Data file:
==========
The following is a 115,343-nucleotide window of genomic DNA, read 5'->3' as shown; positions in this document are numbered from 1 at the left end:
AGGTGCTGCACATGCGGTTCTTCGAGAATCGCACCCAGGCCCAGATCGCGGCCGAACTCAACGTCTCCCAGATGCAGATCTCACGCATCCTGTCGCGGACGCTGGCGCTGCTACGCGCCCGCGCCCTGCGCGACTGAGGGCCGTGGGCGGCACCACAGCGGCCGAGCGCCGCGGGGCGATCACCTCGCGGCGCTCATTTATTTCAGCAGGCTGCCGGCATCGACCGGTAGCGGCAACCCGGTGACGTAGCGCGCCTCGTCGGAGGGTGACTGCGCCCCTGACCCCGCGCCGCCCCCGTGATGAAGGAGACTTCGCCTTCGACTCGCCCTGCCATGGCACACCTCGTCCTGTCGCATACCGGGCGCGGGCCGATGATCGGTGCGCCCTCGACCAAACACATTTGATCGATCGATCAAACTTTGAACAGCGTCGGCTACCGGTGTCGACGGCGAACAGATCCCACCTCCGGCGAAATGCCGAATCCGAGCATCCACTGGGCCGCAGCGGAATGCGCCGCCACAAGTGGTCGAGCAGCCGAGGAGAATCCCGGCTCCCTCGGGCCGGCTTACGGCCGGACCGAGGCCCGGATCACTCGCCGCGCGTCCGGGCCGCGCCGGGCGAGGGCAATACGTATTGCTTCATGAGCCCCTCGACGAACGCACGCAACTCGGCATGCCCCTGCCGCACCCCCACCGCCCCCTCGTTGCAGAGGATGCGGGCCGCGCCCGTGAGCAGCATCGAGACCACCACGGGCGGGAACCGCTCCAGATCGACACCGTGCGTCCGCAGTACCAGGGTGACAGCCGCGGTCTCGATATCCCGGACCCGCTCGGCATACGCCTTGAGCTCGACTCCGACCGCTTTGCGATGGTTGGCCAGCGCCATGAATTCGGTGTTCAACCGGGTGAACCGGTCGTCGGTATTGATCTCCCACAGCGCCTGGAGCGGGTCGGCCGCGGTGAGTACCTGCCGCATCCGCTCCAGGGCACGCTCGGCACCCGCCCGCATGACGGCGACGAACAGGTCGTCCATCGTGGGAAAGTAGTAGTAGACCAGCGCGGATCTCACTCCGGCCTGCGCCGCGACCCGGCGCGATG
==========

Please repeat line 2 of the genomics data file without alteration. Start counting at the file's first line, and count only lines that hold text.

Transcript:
AGGTGCTGCACATGCGGTTCTTCGAGAATCGCACCCAGGCCCAGATCGCGGCCGAACTCAACGTCTCCCAGATGCAGATCTCACGCATCCTGTCGCGGACGCTGGCGCTGCTACGCGCCCGCGCCCTGCGCGACTGAGGGCCGTGGGCGGCACCACAGCGGCCGAGCGCCGCGGGGCGATCACCTCGCGGCGCTCATTTATTTCAGCAGGCTGCCGGCATCGACCGGTAGCGGCAACCCGGTGACGTAGCGCGCCTCGTCGGAGGGTGACTGCGCCCCTGACCCCGCGCCGCCCCCGTGATGAAGGAGACTTCGCCTTCGACTCGCCCTGCCATGGCACACCTCGTCCTGTCGCATACCGGGCGCGGGCCGATGATCGGTGCGCCCTCGACCAAACACATTTGATCGATCGATCAAACTTTGAACAGCGTCGGCTACCGGTGTCGACGGCGAACAGATCCCACCTCCGGCGAAATGCCGAATCCGAGCATCCACTGGGCCGCAGCGGAATGCGCCGCCACAAGTGGTCGAGCAGCCGAGGAGAATCCCGGCTCCCTCGGGCCGGCTTACGGCCGGACCGAGGCCCGGATCACTCGCCGCGCGTCCGGGCCGCGCCGGGCGAGGGCAATACGTATTGCTTCATGAGCCCCTCGACGAACGCACGCAACTCGGCATGCCCCTGCCGCACCCCCACCGCCCCCTCGTTGCAGAGGATGCGGGCCGCGCCCGTGAGCAGCATCGAGACCACCACGGGCGGGAACCGCTCCAGATCGACACCGTGCGTCCGCAGTACCAGGGTGACAGCCGCGGTCTCGATATCCCGGACCCGCTCGGCATACGCCTTGAGCTCGACTCCGACCGCTTTGCGATGGTTGGCCAGCGCCATGAATTCGGTGTTCAACCGGGTGAACCGGTCGTCGGTATTGATCTCCCACAGCGCCTGGAGCGGGTCGGCCGCGGTGAGTACCTGCCGCATCCGCTCCAGGGCACGCTCGGCACCCGCCCGCATGACGGCGACGAACAGGTCGTCCATCGTGGGAAAGTAGTAGTAGACCAGCGCGGATCTCACTCCGGCCTGCGCCGCGACCCGGCGCGATG